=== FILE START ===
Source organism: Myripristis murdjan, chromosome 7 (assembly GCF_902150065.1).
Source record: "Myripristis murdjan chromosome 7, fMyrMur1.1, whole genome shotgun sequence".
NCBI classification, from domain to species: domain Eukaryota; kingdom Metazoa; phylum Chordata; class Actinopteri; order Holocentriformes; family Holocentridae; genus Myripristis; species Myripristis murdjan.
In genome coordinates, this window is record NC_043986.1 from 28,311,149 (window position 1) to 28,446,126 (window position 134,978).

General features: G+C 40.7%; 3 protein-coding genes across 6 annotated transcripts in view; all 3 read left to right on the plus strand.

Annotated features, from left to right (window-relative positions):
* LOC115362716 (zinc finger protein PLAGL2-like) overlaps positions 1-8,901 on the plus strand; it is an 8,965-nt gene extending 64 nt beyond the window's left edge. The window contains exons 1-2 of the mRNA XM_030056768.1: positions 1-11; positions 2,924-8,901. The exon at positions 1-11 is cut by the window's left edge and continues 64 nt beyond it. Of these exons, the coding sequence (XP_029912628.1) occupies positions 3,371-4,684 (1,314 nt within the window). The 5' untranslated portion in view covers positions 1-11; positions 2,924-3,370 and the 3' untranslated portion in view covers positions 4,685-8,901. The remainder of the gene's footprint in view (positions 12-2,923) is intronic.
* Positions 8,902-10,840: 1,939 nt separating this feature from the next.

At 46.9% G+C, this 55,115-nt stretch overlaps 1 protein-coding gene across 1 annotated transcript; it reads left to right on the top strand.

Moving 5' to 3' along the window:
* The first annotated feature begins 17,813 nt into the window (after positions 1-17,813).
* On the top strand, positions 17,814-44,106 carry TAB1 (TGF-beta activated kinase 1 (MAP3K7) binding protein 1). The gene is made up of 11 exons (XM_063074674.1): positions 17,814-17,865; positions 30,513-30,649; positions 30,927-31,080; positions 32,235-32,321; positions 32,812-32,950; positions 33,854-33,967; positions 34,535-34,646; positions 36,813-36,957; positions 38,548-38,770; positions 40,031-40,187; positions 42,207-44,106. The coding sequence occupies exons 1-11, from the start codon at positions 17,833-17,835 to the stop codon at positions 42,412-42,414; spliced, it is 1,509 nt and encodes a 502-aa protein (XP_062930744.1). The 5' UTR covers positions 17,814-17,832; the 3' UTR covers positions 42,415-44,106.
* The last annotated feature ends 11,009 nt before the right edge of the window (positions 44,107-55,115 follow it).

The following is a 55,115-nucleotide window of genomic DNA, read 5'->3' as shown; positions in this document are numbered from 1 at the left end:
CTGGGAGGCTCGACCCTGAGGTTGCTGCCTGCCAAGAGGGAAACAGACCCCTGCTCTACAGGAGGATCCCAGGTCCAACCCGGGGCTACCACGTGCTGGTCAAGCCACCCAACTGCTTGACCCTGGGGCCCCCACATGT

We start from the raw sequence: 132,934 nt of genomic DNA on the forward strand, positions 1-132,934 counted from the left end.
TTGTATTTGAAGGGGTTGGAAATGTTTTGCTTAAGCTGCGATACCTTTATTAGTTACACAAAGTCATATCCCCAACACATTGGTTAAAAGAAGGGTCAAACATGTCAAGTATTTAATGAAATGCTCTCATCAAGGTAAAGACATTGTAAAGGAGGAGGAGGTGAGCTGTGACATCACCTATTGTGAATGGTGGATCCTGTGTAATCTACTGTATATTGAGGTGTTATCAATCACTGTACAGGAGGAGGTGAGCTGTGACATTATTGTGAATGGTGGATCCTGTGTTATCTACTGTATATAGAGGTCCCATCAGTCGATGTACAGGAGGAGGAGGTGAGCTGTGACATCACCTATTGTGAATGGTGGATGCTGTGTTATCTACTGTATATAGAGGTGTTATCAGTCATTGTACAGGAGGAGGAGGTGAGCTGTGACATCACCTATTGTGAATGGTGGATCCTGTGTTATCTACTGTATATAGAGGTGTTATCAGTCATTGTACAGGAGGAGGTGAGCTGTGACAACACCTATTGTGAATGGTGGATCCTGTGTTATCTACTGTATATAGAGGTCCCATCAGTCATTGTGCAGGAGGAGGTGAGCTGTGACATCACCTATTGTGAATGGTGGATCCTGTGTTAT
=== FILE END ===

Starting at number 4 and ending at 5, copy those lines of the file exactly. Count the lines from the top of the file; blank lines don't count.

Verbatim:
In genome coordinates, this window is record NC_043986.1 from 28,311,149 (window position 1) to 28,446,126 (window position 134,978).

General features: G+C 40.7%; 3 protein-coding genes across 6 annotated transcripts in view; all 3 read left to right on the plus strand.